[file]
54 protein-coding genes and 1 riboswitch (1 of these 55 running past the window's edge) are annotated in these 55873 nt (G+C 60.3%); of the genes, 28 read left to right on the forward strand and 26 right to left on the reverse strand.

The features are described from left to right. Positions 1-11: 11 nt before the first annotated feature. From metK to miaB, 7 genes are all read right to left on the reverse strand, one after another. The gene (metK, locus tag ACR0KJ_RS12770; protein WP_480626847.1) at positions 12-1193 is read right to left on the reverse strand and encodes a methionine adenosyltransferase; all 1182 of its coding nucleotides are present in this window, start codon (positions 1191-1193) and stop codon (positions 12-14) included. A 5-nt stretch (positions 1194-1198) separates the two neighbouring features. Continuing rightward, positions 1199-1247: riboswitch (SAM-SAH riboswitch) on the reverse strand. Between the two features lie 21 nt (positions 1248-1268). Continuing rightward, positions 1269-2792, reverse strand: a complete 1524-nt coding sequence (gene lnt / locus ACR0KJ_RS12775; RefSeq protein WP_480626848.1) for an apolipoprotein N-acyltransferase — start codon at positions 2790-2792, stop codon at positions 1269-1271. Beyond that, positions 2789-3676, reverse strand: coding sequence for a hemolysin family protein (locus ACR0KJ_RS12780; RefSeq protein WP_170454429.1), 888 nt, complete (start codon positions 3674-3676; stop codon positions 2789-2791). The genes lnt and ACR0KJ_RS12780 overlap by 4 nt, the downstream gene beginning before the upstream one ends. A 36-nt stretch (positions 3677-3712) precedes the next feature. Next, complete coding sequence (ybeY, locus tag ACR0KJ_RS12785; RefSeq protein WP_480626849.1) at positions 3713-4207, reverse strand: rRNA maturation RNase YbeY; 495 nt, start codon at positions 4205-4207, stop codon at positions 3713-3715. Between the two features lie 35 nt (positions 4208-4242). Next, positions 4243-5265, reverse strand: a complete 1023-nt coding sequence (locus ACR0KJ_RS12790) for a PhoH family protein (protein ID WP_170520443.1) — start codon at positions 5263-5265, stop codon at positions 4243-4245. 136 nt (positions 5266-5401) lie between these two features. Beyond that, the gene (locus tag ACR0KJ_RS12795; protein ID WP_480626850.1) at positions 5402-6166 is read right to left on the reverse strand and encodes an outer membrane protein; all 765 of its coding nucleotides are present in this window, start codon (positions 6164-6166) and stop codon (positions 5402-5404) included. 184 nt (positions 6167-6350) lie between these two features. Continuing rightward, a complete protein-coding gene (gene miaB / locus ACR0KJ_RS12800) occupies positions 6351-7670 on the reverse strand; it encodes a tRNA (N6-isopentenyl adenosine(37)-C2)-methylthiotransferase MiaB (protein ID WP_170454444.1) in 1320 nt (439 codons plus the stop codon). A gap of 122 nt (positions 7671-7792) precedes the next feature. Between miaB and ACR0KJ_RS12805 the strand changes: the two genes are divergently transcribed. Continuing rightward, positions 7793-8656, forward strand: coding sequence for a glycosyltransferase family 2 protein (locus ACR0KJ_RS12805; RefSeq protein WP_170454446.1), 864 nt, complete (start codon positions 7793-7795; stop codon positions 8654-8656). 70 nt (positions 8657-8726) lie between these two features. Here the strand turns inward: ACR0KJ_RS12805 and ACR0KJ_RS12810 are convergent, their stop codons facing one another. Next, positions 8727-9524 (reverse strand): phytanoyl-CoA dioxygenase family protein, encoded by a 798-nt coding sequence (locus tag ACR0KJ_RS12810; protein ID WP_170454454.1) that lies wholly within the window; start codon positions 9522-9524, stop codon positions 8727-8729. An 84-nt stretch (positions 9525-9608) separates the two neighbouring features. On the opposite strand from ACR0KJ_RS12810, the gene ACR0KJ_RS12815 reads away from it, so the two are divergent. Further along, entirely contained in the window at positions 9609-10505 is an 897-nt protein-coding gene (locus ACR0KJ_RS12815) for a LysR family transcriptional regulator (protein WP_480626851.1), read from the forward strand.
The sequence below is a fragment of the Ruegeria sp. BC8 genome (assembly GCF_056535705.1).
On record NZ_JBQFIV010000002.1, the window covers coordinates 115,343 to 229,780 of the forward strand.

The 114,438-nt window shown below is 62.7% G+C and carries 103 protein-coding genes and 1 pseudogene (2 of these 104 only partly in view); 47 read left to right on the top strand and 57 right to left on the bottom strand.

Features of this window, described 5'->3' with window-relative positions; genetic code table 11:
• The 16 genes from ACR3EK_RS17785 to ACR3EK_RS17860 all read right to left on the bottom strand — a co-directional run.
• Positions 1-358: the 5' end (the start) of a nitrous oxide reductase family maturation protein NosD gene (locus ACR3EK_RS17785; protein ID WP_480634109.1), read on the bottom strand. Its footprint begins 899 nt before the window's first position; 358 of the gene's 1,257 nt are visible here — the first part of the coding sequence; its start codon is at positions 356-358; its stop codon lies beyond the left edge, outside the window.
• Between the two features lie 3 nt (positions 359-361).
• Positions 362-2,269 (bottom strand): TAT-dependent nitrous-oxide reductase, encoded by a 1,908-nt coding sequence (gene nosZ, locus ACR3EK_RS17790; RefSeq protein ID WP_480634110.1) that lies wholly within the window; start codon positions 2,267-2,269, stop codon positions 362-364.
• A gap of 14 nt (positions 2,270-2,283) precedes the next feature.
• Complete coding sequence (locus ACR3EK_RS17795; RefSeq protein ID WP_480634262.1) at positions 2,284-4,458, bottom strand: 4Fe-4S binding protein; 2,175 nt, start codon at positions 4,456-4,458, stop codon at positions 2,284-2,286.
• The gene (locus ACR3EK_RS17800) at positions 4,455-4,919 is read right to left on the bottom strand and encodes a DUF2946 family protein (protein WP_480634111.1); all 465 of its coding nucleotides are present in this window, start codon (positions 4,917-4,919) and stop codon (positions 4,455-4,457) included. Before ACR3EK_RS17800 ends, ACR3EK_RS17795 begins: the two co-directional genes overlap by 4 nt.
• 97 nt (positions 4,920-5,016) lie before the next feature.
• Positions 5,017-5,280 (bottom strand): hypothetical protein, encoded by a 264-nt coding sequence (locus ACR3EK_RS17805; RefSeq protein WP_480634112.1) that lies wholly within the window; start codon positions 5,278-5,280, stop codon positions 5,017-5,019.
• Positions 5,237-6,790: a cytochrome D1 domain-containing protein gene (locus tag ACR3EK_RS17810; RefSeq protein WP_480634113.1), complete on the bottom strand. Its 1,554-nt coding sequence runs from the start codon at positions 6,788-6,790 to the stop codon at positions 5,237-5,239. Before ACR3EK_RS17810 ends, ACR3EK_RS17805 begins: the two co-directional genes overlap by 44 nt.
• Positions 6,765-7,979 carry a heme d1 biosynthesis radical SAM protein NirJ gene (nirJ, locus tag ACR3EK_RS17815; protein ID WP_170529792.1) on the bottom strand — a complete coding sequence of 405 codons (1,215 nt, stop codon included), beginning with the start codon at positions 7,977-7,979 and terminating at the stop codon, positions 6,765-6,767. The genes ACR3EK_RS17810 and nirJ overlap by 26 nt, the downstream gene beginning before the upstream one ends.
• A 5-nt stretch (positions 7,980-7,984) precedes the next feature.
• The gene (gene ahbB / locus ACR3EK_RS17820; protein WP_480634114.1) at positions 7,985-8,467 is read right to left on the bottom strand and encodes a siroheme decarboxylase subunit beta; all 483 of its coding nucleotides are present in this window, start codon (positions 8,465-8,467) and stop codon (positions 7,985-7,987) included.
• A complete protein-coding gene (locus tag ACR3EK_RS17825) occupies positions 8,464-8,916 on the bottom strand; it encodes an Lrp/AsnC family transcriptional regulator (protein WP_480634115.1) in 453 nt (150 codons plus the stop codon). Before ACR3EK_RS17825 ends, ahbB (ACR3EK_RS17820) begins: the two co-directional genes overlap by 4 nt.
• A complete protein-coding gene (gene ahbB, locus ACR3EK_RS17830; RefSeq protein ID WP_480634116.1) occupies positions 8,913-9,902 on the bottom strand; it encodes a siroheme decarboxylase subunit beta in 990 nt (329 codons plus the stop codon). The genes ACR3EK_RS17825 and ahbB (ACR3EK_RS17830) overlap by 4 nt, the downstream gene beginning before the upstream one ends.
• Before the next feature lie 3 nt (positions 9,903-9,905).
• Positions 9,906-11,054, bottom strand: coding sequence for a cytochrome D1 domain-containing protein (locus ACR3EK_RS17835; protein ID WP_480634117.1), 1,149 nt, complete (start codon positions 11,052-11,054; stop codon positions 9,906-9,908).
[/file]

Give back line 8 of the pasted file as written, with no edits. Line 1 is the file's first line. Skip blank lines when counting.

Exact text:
• Positions 1-358: the 5' end (the start) of a nitrous oxide reductase family maturation protein NosD gene (locus ACR3EK_RS17785; protein ID WP_480634109.1), read on the bottom strand. Its footprint begins 899 nt before the window's first position; 358 of the gene's 1,257 nt are visible here — the first part of the coding sequence; its start codon is at positions 356-358; its stop codon lies beyond the left edge, outside the window.